The lowdown on renting goods
Many stores allow you to rent or lease computers, electrical
appliances or other household goods if you don't have the cash to
pay for it upfront. The problem is, these rental payments may seem
low, but they can really add up over time. You could end up paying
up to 5 times more than the retail price of the goods by the time
your lease ends and never actually own the goods.
Here we show you how consumer leases work, and how to get the
What is a consumer lease?
A consumer lease is a contract that lets you rent an item (like
a laptop, TV or mobile phone) for a period of time, usually between
1 and 4 years. You make regular rental payments (usually
fortnightly) until the term of the lease finishes.
People often think when they are renting a product that they're
buying something by instalments, but you do not automatically own
the item at the end of the lease.
Some rental stores will let you purchase this or a similar
product from them at the end of the lease and some let you gift the
product to a friend or relative. If your lease allows you to own
the product at the end of your lease then, by law, the most the
rental company can charge you is the retail price of the item plus
Don't just rely on the salesperson's explanation of what you are
signing up for, or how much it will cost you. Always check your
lease or rental agreement before you sign it. See our rent to buy page
for information about 'rent to buy' deals.
The real cost of consumer leases
Consumer leases generally have low weekly, fortnightly or
monthly payments, but this amount can quickly add up, making
renting a product a very expensive option.
Before entering into a rental agreement, you should compare the
total cost of the rental with what it would cost to purchase the
same product outright.
To find the real cost of a consumer lease use our rent vs buy
Rent vs buy calculator
Case study: Eliza needs a washing machine
Eliza needed a washing machine and decided to rent
one for 2 years. Her payments were $20 each fortnight. When the
lease ended and the company took the washing machine back, Eliza
used our rent vs buy calculator to work
out that she had spent more than $1,000 to rent it. This was more
than twice what she could have paid to buy one instead.
Is a lease the best option for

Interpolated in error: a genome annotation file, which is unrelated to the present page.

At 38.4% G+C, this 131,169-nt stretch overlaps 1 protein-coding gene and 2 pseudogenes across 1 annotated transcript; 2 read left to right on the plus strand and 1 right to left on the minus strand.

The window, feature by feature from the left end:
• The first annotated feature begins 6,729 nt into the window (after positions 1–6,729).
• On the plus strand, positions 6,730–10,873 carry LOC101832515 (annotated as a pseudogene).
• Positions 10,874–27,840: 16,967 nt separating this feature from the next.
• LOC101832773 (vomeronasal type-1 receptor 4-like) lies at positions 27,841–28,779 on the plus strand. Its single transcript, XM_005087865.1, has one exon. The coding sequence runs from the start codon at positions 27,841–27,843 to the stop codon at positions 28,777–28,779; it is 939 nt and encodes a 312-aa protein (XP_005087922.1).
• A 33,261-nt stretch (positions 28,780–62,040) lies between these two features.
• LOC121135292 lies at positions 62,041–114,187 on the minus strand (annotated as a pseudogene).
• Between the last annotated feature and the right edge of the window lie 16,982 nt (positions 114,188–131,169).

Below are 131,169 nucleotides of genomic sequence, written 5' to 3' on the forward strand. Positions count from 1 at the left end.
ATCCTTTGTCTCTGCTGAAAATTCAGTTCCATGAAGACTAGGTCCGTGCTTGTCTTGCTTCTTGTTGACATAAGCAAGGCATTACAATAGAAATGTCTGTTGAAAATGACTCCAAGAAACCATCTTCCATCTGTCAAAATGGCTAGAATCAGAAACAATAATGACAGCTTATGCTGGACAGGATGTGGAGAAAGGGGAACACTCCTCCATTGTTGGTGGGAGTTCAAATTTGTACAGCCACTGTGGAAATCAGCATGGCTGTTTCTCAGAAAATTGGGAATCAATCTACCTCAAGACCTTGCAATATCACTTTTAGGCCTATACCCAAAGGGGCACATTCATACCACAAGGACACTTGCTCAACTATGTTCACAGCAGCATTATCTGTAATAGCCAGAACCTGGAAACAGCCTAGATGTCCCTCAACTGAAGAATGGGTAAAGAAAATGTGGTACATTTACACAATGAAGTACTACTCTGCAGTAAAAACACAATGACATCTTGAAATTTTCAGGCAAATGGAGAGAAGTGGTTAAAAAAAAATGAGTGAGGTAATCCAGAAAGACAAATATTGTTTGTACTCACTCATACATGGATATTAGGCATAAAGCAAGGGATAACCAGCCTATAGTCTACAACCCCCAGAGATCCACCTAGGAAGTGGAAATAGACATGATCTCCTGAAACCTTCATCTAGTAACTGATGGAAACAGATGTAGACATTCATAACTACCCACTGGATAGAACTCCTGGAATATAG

Think carefully about whether a lease is the best option for
you. Use our budget planner to get a picture of where your money
goes and what you can afford in repayments.
Before deciding to rent a product, consider whether you have any
Here are some other ways you could get the things you need:
- Save up for it - If you don't need to get the
appliance right away, set aside some money each week or month to
save up for it. Check out our pages on budgeting and saving for great tips on starting a budget and
sticking to it.
- Lay-by - Some shops will let you buy things on
lay-by and pay it off over a period of time. The shop will keep it
until you have paid it off. See our page on different
ways to pay for more information on lay-bys.
- Personal loan - If you don't have time to
save for the item or put it on lay-by, you could apply for a personal loan
to buy it outright. Use our personal loan calculator to
work out how much you could borrow and what your repayments could
- No interest loan - If you are a low income
earner, you might qualify for a no interest loan scheme (NILs) loan
to buy what you need. For more information on how these loans work,
and where to find out more, see our page on no or low
- Centrelink advance - If you receive Centrelink
payments, you could request a lump sum payment to buy the item you
need. You would then repay this lump sum by receiving smaller
Centrelink payments for up to 6 months. For more information on
advance payments, visit the Department of Human Service's
Get the best deal on your consumer
There is usually no cooling-off